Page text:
September 1, 20099/1/09 0 commentsPrior to attending Des Moines University, Shannon studied Psychology at Iowa State University where he was first introduced to research. Shannon’s interest in research began his junior year at ISU when he took a required neurobiology course for his major.
“Most of my psychology courses at ISU focused on the psychosocial aspects of human behavior, the neurobiology course was my first opportunity to really study the biological aspects of behavior. I loved it. Before the class was over, I asked my advisor to connect me with a neuropsychology research project that would allow me to use my psychology experience and get my foot in the door of research.”
Shannon spent his next two semesters in a cognitive neuroscience lab analyzing event-related potentials to study the neural correlates of regulative and evaluative cognitive control and prospective and retrospective memory while completing his Psychology requirements. During his last two semesters at ISU, Shannon switched his coursework and research focus to a more biological path.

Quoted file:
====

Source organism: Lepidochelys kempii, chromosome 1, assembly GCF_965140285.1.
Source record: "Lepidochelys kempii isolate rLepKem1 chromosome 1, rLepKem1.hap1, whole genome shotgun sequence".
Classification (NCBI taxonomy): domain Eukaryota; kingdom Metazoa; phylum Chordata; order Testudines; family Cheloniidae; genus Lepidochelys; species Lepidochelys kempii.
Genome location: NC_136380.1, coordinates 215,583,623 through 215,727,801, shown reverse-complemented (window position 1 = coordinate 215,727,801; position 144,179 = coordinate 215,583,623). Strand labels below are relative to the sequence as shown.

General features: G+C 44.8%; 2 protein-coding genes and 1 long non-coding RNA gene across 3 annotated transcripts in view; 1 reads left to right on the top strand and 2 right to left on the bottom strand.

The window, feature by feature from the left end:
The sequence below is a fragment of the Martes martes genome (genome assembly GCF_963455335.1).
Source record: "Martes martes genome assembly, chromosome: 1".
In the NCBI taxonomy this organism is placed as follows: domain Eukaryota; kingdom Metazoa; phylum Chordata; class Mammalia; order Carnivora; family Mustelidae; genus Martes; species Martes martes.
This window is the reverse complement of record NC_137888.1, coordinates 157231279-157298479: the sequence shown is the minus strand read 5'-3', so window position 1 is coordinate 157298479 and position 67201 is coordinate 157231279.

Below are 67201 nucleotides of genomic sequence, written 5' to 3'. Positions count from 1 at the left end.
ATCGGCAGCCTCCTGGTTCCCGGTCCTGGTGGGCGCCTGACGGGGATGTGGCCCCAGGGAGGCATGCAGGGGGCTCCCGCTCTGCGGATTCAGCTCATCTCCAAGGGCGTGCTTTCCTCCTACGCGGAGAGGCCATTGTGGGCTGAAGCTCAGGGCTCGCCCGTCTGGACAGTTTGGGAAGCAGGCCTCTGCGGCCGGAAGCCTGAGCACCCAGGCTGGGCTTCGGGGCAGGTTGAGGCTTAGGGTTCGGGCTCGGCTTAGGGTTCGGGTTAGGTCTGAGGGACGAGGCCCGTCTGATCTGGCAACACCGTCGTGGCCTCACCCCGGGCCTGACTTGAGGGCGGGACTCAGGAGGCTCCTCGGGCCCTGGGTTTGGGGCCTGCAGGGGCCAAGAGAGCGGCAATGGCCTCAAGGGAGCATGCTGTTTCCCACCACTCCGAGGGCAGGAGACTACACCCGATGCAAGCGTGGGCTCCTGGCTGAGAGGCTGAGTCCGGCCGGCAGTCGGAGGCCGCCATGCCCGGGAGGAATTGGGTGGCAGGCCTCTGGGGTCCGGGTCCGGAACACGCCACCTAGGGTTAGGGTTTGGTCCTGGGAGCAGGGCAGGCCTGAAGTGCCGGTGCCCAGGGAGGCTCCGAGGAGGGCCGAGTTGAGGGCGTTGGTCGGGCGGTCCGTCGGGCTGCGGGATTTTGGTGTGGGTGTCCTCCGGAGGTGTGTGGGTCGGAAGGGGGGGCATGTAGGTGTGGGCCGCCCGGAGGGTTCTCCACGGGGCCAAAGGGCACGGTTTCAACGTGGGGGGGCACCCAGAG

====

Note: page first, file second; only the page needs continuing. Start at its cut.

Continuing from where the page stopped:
“I didn’t want a complete change, I just wanted to take a more biological neuroscience path.” The next two semesters Shannon worked in a biomedical science lab at the ISU Veterinarian Medicine facility assisting in motor learning research.
While visiting the Des Moines University campus, Dr. Larsen introduced Shannon to Dr. Terriann Crisp. “I was surprised that Dr. Crisp was willing to share her time and research with me. I was fascinated by the research and everyone I met at DMU made me feel at home. When the Biomedical science degree became available at DMU, I wanted to be the first in line. It was the perfect opportunity to earn my place in the research world, learn more about a topic I was already passionate about, and get a feel for the medical school environment.”
Received Bachelors of Science from Iowa State University
I am currently working with Dr. Terriann Crisp to investigate the involvement of reactive oxygen species and the effects of antioxidants in neuropathic pain conditions.
Most important lesson learned at DMU
Things don’t always turn out as expected in research. When you get an unexpected outcome, learn something from it. Even if you didn’t make the “right” choice, you can now eliminate a “wrong” choice.
I hope I will always be working in research, but I also love the physician-patient interaction. I am going to apply to D.O. schools this fall. I will spend a year teaching and hopefully find a neuroscience research project to work with.